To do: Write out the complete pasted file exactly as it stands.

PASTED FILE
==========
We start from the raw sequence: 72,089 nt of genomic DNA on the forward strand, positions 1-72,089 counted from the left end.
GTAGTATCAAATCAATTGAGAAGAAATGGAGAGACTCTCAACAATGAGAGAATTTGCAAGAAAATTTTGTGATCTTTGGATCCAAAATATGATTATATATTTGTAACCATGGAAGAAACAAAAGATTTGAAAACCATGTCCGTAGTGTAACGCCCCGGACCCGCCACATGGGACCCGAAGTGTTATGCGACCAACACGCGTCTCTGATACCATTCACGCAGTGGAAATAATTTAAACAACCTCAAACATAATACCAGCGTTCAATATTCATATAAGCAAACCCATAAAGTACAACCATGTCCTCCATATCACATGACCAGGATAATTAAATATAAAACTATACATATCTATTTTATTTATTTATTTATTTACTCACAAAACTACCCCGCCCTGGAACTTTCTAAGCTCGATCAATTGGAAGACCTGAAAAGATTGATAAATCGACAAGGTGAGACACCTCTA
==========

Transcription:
We start from the raw sequence: 72,089 nt of genomic DNA on the forward strand, positions 1-72,089 counted from the left end.
GTAGTATCAAATCAATTGAGAAGAAATGGAGAGACTCTCAACAATGAGAGAATTTGCAAGAAAATTTTGTGATCTTTGGATCCAAAATATGATTATATATTTGTAACCATGGAAGAAACAAAAGATTTGAAAACCATGTCCGTAGTGTAACGCCCCGGACCCGCCACATGGGACCCGAAGTGTTATGCGACCAACACGCGTCTCTGATACCATTCACGCAGTGGAAATAATTTAAACAACCTCAAACATAATACCAGCGTTCAATATTCATATAAGCAAACCCATAAAGTACAACCATGTCCTCCATATCACATGACCAGGATAATTAAATATAAAACTATACATATCTATTTTATTTATTTATTTATTTACTCACAAAACTACCCCGCCCTGGAACTTTCTAAGCTCGATCAATTGGAAGACCTGAAAAGATTGATAAATCGACAAGGTGAGACACCTCTA